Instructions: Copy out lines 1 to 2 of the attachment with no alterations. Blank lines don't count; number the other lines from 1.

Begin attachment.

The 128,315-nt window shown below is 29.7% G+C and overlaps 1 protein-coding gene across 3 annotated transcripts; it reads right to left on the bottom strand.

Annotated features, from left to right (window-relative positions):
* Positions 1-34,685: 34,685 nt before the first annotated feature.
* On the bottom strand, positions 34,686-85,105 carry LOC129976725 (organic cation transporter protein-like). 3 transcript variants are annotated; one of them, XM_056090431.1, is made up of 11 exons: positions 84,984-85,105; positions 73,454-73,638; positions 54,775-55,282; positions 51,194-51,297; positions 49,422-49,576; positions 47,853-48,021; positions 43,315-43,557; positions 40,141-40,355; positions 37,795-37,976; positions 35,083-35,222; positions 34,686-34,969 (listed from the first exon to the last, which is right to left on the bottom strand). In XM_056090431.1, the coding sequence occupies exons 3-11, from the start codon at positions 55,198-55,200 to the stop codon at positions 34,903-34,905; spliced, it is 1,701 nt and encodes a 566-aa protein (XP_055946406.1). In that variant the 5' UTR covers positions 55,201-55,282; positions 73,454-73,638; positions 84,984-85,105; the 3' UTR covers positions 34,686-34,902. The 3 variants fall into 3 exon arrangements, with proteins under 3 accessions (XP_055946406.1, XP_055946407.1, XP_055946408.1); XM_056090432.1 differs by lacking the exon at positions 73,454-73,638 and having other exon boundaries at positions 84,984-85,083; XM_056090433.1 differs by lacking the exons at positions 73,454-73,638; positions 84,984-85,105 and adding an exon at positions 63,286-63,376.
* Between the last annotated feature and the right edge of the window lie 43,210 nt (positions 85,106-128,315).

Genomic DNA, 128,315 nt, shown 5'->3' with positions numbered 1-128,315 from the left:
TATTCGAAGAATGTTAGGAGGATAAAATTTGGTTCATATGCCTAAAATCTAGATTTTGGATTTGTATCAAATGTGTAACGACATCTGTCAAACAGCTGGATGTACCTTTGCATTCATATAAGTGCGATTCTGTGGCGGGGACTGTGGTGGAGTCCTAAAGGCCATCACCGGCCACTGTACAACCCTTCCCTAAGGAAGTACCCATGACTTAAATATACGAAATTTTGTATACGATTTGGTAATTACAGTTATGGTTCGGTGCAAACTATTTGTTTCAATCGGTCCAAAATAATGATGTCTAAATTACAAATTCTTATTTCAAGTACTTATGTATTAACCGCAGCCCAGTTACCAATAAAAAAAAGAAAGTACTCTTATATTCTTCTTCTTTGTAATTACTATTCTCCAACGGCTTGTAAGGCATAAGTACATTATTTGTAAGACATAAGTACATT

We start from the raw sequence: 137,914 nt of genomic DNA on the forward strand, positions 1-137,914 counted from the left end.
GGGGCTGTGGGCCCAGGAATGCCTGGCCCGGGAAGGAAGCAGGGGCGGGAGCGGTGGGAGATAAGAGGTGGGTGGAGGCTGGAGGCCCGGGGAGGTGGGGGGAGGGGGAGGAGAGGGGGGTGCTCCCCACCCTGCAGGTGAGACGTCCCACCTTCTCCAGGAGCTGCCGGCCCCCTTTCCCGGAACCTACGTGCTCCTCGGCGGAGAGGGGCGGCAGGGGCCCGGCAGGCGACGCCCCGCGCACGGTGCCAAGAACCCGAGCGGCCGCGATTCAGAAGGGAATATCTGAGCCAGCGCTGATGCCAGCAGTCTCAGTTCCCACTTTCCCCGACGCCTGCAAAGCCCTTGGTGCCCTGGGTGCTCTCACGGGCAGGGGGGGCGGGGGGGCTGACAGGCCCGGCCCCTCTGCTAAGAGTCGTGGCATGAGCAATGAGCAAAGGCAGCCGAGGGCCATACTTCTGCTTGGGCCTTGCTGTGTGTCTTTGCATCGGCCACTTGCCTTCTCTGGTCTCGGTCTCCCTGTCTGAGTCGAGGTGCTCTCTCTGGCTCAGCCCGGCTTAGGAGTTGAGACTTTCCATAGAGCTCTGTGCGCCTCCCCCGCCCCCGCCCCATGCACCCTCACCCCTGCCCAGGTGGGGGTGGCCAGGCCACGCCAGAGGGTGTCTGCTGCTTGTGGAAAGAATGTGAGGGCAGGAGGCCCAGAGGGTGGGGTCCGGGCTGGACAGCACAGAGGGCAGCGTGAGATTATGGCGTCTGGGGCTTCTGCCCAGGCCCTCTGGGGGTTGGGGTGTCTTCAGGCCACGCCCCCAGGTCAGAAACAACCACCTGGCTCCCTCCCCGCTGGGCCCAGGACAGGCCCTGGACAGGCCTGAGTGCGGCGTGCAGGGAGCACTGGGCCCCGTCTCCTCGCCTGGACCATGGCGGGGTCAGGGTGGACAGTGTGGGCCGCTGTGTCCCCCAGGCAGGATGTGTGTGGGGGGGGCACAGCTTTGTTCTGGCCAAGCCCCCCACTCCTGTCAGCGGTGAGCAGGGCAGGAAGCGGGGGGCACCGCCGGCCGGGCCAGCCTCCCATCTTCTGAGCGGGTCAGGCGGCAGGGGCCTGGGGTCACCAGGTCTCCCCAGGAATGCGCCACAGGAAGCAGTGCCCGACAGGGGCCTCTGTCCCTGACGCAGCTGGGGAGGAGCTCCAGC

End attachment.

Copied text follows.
The 128,315-nt window shown below is 29.7% G+C and overlaps 1 protein-coding gene across 3 annotated transcripts; it reads right to left on the bottom strand.

Annotated features, from left to right (window-relative positions):